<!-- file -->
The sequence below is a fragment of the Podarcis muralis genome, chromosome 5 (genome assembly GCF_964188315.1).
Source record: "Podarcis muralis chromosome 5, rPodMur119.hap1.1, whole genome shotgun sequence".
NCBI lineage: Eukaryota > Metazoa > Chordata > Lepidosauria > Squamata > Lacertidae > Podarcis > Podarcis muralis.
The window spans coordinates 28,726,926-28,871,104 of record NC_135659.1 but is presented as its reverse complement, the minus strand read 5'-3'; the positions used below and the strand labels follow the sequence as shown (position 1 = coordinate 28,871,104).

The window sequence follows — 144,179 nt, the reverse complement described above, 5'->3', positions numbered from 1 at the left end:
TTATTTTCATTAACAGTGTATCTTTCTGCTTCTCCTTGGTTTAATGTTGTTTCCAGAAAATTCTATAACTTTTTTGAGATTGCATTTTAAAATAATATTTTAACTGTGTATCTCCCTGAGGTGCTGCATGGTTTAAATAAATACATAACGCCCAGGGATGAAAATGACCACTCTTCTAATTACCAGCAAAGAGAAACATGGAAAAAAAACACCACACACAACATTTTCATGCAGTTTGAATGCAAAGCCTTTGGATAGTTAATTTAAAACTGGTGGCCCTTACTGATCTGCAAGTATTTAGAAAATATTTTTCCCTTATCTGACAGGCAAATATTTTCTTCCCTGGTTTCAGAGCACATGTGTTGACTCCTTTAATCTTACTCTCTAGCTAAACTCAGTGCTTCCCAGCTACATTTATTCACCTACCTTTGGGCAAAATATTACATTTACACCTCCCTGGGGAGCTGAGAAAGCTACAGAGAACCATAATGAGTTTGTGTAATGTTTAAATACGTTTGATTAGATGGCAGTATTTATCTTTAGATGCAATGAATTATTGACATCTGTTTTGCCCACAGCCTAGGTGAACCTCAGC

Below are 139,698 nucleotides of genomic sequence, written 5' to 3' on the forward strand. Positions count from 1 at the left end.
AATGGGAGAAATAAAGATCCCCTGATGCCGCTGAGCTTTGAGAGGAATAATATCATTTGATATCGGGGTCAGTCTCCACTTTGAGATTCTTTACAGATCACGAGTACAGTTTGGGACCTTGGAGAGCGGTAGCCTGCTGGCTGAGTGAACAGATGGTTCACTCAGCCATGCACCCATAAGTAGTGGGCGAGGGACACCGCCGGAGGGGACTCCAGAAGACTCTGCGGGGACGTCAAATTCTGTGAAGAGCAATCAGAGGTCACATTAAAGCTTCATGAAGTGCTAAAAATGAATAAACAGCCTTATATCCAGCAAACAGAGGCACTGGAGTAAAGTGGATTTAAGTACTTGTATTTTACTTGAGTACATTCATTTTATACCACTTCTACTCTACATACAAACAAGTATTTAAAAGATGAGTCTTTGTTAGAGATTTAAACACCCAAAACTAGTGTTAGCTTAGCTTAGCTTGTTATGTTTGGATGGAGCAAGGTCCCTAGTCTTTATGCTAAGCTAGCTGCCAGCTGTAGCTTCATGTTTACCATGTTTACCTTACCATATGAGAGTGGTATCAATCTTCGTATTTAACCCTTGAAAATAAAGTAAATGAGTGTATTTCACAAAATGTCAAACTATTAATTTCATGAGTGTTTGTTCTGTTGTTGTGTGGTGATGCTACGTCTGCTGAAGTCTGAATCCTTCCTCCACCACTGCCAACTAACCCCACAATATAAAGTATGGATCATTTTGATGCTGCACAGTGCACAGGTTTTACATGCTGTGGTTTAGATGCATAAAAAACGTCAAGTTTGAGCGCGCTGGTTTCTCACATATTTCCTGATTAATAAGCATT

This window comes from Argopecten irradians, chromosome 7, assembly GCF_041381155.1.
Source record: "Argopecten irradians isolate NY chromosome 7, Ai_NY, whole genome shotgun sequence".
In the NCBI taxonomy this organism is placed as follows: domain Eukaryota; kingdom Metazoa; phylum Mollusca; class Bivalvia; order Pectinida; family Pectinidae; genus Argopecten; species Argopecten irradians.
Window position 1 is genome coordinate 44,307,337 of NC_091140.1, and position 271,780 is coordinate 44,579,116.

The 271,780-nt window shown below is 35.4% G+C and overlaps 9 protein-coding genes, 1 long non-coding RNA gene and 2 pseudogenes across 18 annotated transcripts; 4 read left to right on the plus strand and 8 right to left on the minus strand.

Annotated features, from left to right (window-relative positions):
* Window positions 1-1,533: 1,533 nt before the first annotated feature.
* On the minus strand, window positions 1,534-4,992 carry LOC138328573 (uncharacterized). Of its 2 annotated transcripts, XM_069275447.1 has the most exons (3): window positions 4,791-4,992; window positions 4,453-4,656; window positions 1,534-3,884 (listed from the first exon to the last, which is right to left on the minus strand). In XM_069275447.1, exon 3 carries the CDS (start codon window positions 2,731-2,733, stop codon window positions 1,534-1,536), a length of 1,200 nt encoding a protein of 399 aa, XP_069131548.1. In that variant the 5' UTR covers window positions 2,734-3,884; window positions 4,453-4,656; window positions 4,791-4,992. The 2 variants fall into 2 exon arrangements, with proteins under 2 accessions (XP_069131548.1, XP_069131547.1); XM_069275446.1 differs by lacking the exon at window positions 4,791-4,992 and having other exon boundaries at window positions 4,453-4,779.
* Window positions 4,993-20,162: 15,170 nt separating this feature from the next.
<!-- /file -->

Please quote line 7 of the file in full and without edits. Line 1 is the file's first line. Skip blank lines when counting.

Below are 139,698 nucleotides of genomic sequence, written 5' to 3' on the forward strand. Positions count from 1 at the left end.